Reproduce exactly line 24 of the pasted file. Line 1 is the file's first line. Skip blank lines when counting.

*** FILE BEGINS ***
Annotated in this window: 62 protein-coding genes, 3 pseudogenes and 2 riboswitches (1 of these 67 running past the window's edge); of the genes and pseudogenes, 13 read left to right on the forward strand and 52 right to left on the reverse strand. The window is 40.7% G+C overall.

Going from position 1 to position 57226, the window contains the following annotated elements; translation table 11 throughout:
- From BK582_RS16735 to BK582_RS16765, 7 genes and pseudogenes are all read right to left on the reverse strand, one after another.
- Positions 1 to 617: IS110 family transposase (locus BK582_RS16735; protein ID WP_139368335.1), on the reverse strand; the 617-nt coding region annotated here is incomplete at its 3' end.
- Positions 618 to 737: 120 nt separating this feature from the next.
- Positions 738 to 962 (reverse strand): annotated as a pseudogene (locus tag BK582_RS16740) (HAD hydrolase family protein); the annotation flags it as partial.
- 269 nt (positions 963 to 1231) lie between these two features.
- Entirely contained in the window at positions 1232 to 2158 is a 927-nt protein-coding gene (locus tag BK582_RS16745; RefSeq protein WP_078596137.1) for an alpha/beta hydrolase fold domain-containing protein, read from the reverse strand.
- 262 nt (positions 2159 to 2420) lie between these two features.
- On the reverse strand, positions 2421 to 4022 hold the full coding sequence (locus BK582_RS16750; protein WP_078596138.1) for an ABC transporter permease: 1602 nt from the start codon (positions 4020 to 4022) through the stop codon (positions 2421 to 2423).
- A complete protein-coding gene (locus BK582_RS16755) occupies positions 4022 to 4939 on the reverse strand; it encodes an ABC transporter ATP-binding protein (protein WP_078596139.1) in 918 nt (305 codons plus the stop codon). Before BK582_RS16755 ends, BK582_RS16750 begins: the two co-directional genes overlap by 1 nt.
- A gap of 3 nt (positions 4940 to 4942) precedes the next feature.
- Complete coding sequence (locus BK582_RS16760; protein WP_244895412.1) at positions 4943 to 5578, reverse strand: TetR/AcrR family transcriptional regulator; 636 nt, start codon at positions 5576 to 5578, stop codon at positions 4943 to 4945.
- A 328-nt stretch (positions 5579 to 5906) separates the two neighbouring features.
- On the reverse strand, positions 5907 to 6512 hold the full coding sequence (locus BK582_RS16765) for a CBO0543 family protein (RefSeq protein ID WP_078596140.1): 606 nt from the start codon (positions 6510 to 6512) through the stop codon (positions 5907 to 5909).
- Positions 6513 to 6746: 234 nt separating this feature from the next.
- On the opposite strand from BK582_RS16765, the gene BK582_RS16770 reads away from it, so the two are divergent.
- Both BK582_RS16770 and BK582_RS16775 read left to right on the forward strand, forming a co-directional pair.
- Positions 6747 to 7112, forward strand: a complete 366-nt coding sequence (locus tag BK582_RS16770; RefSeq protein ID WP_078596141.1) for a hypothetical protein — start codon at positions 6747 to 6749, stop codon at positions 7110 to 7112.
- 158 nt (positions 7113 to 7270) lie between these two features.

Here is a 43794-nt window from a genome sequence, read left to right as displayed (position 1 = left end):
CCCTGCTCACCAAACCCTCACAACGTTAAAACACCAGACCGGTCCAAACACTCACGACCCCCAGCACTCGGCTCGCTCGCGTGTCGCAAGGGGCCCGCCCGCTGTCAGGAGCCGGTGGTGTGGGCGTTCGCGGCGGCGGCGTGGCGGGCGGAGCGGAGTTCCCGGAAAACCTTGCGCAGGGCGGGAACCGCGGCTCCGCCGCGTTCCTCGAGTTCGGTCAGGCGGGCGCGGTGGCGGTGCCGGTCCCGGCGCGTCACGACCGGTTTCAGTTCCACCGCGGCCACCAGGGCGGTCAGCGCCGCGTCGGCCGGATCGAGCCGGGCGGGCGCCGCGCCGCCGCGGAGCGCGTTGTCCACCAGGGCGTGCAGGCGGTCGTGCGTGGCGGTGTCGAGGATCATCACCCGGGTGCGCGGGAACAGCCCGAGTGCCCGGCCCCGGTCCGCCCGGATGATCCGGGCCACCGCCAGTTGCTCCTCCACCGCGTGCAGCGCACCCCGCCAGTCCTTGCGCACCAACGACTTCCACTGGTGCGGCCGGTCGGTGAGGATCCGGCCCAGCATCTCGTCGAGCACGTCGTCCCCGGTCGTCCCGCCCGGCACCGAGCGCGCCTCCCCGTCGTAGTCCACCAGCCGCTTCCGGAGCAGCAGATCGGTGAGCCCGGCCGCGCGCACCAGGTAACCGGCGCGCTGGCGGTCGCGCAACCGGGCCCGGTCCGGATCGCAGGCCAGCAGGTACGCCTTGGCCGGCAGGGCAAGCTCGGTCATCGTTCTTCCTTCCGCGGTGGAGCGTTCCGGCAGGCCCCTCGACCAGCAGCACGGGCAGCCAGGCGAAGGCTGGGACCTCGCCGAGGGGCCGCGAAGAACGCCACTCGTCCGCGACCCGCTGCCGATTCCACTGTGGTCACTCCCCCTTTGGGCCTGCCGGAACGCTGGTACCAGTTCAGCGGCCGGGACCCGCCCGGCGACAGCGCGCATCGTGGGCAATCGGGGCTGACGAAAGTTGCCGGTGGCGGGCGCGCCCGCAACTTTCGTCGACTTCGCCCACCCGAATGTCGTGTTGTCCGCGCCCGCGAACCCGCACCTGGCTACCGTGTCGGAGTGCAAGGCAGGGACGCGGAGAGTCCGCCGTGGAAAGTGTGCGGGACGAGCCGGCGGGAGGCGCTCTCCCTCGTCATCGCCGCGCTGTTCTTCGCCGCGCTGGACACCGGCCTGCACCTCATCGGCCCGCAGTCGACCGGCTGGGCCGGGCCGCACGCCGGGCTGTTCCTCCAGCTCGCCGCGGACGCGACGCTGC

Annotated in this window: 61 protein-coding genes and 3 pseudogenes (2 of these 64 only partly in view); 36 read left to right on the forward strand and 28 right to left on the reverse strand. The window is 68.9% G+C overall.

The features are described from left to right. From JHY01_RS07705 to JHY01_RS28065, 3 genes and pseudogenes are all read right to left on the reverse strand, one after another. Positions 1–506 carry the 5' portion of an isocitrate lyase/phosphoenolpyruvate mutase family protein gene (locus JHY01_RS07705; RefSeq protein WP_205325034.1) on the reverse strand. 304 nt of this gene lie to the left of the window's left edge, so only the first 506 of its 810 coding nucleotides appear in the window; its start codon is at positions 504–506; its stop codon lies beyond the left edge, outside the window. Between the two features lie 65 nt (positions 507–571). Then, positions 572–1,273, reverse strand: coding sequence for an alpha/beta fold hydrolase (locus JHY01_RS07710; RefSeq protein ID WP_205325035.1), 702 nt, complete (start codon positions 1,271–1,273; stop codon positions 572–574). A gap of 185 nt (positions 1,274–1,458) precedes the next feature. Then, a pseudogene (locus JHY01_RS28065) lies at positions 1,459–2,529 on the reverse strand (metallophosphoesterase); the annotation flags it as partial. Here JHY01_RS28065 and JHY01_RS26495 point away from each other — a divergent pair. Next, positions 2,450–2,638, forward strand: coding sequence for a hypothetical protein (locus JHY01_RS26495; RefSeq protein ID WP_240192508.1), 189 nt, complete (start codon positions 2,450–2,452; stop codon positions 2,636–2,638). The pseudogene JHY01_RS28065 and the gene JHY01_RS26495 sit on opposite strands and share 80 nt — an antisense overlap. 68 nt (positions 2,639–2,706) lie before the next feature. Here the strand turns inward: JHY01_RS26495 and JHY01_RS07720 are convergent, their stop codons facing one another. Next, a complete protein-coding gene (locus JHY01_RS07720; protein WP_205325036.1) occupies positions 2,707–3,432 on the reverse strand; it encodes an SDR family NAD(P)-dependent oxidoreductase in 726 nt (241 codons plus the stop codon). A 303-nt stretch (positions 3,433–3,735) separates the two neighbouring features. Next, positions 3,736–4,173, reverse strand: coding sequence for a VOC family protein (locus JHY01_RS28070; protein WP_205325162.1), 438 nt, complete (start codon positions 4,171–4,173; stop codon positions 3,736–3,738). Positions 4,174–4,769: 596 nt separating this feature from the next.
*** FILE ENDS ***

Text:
The features are described from left to right. From JHY01_RS07705 to JHY01_RS28065, 3 genes and pseudogenes are all read right to left on the reverse strand, one after another. Positions 1–506 carry the 5' portion of an isocitrate lyase/phosphoenolpyruvate mutase family protein gene (locus JHY01_RS07705; RefSeq protein WP_205325034.1) on the reverse strand. 304 nt of this gene lie to the left of the window's left edge, so only the first 506 of its 810 coding nucleotides appear in the window; its start codon is at positions 504–506; its stop codon lies beyond the left edge, outside the window. Between the two features lie 65 nt (positions 507–571). Then, positions 572–1,273, reverse strand: coding sequence for an alpha/beta fold hydrolase (locus JHY01_RS07710; RefSeq protein ID WP_205325035.1), 702 nt, complete (start codon positions 1,271–1,273; stop codon positions 572–574). A gap of 185 nt (positions 1,274–1,458) precedes the next feature. Then, a pseudogene (locus JHY01_RS28065) lies at positions 1,459–2,529 on the reverse strand (metallophosphoesterase); the annotation flags it as partial. Here JHY01_RS28065 and JHY01_RS26495 point away from each other — a divergent pair. Next, positions 2,450–2,638, forward strand: coding sequence for a hypothetical protein (locus JHY01_RS26495; RefSeq protein ID WP_240192508.1), 189 nt, complete (start codon positions 2,450–2,452; stop codon positions 2,636–2,638). The pseudogene JHY01_RS28065 and the gene JHY01_RS26495 sit on opposite strands and share 80 nt — an antisense overlap. 68 nt (positions 2,639–2,706) lie before the next feature. Here the strand turns inward: JHY01_RS26495 and JHY01_RS07720 are convergent, their stop codons facing one another. Next, a complete protein-coding gene (locus JHY01_RS07720; protein WP_205325036.1) occupies positions 2,707–3,432 on the reverse strand; it encodes an SDR family NAD(P)-dependent oxidoreductase in 726 nt (241 codons plus the stop codon). A 303-nt stretch (positions 3,433–3,735) separates the two neighbouring features. Next, positions 3,736–4,173, reverse strand: coding sequence for a VOC family protein (locus JHY01_RS28070; protein WP_205325162.1), 438 nt, complete (start codon positions 4,171–4,173; stop codon positions 3,736–3,738). Positions 4,174–4,769: 596 nt separating this feature from the next.